OK last and not least I discovered a poem today that I found so incredibly enjoyable that I realized poetry can be fun and good modern poetry does exist. My friend Giselle, a ceramic artist, hates poetry mostly and I understand why, and a lot of the time I hate it too. (It doesn’t stop me from writing it or reading others) But this poem today, well it just really stuck with me and reminded me how much fun an often sad art form can be. It’s a little lengthy so click here to read it. It’s called Tap Water and is written by Mathew Yaeger. Job well done dude! A few favorite lines are:
What good is it
polishing to a shine the pile of dimes on which your life
has turned. You feel blessed or you feel regrets.
When a woman has entered your life and then
left it you are changed and while you may change
forward into something resembling what you once were
you most certainly do not change back.
So, I guess that’s enough art for our cloudy cold Tuesday. Monty is bored. I’ll see you next time.
Health, Happiness, Art Gallery Day
I’m sitting upstairs in my new bedroom in our new house. After eight months in an apartment complex I called the “California Projects” for many reasons, most recently a murder in the apartment above us, it feels good to be in a house. A real house. There’s a yard and a small playground. My room has a bay window; something I fantasized about having as a child, and now at 28, my window dreams came true. There are men downstairs installing the floors and speaking in Spanish. In typical white girl fashion, I say Hola! and ¿Cómo estás? and that is all I know so that is the end of the conversation. They are nice. I wish I could creep on their conversations, but I chose French in college which, outside of my semester in France, I never ever speak. Except for my dreams and a French dude I sat next to on the plane last time I flew.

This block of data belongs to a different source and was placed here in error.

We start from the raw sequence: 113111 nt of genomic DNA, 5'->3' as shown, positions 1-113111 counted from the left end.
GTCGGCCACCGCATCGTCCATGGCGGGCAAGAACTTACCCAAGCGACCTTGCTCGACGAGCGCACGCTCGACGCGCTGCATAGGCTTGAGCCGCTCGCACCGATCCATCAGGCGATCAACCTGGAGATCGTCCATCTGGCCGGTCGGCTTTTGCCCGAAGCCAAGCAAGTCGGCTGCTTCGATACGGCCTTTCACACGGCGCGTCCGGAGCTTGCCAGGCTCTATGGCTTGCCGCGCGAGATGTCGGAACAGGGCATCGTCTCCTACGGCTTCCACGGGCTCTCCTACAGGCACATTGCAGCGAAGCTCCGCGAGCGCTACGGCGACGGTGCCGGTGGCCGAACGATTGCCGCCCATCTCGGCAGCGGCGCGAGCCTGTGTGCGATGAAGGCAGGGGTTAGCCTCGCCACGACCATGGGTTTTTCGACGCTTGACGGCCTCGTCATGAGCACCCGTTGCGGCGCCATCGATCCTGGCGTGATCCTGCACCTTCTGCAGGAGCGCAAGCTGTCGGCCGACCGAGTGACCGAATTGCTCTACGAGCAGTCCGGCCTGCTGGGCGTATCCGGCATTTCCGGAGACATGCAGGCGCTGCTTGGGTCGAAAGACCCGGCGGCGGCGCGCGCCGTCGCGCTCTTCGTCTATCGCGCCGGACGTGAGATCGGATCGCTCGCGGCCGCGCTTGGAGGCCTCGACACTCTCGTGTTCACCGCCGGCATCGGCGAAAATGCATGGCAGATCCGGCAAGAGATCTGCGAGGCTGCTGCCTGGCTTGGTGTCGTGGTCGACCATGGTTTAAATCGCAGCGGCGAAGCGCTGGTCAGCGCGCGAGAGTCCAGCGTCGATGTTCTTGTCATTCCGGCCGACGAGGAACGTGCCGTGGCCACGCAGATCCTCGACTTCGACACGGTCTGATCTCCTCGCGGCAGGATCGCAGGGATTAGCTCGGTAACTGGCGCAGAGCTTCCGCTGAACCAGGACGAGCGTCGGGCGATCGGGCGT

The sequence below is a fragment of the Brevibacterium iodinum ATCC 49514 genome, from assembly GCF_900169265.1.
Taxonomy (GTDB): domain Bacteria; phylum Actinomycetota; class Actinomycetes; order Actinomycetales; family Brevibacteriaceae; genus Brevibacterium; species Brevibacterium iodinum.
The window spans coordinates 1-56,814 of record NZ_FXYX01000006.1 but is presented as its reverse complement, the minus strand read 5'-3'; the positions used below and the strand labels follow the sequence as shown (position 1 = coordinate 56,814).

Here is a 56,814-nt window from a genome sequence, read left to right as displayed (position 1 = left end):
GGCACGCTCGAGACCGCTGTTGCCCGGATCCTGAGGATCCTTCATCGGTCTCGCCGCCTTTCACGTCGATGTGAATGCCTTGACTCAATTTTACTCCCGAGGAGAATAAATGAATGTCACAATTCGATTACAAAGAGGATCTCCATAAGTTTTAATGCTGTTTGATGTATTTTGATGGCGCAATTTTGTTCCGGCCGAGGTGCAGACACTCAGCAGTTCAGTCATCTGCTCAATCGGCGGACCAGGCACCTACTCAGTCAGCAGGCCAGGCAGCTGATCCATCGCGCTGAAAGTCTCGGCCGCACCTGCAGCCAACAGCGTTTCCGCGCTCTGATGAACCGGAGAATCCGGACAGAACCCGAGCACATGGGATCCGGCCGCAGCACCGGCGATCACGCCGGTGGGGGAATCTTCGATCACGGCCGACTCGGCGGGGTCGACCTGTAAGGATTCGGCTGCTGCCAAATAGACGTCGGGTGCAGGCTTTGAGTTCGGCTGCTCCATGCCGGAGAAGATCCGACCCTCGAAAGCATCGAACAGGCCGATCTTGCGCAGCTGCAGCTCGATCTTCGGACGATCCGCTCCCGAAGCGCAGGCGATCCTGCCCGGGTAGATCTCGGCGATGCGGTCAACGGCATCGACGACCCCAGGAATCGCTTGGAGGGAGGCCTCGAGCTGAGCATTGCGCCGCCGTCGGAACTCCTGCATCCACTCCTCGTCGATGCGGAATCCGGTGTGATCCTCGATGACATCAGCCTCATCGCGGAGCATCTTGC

The people who lived here before us hadn’t paid their house note in two years. They are one of thousands among Southern California and America whose eyes were bigger than their wallets. Their inability to pay made for a steal on the house but an insane amount of paperwork and complicated buying contingencies. After a lot of back and forthing, Amelie and Keegan got the house, and then tore out all the ugly stuff. Right now we don’t really have a downstairs with floors, or a kitchen or a living room. So I hang out in the yard with Monty and notice that when the old tenants kids were younger they carved their names into the cement on the side of the house. I feel a little bad. I’m sure when they moved in however long ago they figured this would be their house for life. But I guess it’s a lesson thousands of Americans learned these past few years. It makes me afraid of money. Which is fine because I don’t have any.